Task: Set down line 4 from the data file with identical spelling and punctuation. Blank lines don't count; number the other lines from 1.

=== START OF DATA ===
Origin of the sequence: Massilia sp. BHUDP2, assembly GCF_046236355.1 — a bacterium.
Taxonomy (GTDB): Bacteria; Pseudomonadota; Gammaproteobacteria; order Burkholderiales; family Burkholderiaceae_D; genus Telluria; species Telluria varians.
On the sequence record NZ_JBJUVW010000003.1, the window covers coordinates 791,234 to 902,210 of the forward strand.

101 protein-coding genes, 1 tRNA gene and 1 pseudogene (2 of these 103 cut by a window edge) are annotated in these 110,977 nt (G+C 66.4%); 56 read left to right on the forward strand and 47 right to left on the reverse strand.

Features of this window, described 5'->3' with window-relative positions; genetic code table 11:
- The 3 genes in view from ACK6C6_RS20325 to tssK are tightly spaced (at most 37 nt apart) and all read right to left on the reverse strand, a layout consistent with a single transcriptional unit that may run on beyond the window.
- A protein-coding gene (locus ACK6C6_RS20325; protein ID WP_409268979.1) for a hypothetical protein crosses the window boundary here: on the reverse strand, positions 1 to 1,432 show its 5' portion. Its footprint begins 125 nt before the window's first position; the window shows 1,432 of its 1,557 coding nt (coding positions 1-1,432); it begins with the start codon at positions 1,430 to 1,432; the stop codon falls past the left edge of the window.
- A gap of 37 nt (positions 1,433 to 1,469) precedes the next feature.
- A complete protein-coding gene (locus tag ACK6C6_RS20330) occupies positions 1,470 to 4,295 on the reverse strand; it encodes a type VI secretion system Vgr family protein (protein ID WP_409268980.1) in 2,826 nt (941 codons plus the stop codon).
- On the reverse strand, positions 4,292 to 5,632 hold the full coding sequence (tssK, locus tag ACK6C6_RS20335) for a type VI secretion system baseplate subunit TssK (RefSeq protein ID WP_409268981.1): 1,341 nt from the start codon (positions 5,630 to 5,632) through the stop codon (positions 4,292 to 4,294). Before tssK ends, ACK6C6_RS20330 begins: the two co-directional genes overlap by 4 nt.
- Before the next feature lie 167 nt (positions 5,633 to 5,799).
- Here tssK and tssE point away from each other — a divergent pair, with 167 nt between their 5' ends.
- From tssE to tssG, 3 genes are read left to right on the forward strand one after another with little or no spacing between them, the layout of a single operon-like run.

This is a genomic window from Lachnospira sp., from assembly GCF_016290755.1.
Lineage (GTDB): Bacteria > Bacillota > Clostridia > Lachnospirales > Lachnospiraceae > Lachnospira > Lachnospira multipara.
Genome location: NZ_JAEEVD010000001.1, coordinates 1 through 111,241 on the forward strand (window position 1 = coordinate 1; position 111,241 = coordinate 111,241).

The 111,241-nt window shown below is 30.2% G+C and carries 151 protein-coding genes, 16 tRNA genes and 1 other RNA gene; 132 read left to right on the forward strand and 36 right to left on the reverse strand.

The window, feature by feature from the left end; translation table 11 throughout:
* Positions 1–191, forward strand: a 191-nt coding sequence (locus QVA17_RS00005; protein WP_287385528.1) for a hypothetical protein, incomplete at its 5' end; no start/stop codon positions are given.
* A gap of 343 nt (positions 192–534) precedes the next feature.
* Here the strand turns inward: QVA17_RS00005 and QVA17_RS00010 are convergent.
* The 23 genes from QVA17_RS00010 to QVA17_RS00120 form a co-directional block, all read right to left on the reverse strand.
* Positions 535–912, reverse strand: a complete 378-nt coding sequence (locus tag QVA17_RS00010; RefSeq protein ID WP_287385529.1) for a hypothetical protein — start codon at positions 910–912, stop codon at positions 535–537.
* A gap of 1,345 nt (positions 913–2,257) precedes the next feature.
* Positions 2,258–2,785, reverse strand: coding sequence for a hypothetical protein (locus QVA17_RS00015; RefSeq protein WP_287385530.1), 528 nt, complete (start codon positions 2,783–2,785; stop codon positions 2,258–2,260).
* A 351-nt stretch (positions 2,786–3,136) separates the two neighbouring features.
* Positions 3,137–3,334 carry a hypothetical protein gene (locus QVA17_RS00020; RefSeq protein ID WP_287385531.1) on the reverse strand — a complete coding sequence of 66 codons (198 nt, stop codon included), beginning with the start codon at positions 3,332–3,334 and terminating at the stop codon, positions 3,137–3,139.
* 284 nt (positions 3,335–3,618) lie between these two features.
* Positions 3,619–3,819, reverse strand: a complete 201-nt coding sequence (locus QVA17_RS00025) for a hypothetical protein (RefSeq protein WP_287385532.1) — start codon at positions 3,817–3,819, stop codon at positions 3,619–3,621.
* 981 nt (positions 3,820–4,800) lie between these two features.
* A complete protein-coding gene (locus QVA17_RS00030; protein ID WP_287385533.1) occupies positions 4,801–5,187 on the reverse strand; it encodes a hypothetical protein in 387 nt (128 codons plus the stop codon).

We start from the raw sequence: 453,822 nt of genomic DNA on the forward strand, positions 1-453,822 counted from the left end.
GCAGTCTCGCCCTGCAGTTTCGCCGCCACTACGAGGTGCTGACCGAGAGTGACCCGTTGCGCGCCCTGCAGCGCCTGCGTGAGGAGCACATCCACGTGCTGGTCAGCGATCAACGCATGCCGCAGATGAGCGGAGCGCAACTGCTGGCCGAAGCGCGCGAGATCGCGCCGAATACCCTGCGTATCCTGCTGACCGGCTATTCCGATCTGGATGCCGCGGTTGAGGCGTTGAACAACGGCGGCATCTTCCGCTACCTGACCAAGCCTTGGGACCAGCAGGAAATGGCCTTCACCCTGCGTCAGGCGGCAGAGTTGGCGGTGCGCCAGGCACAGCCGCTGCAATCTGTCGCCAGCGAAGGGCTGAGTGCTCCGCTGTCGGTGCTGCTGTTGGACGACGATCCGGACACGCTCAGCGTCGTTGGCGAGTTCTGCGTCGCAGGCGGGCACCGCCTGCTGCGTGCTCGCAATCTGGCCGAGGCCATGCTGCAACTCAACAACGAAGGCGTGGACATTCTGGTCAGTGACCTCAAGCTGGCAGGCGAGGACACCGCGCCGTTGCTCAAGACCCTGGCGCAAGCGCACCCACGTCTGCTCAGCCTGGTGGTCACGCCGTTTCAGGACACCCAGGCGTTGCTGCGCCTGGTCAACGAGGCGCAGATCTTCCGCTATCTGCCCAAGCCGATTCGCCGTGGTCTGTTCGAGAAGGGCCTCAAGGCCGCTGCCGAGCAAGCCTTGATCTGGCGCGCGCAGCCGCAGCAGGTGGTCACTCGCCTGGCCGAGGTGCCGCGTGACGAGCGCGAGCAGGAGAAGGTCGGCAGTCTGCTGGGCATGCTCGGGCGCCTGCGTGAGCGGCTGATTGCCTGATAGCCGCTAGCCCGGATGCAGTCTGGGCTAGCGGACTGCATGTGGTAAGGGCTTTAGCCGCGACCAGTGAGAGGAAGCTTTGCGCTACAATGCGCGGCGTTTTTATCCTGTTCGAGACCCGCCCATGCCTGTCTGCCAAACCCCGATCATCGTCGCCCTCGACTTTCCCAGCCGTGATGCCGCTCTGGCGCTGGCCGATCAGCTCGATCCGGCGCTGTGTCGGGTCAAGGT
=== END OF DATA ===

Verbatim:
101 protein-coding genes, 1 tRNA gene and 1 pseudogene (2 of these 103 cut by a window edge) are annotated in these 110,977 nt (G+C 66.4%); 56 read left to right on the forward strand and 47 right to left on the reverse strand.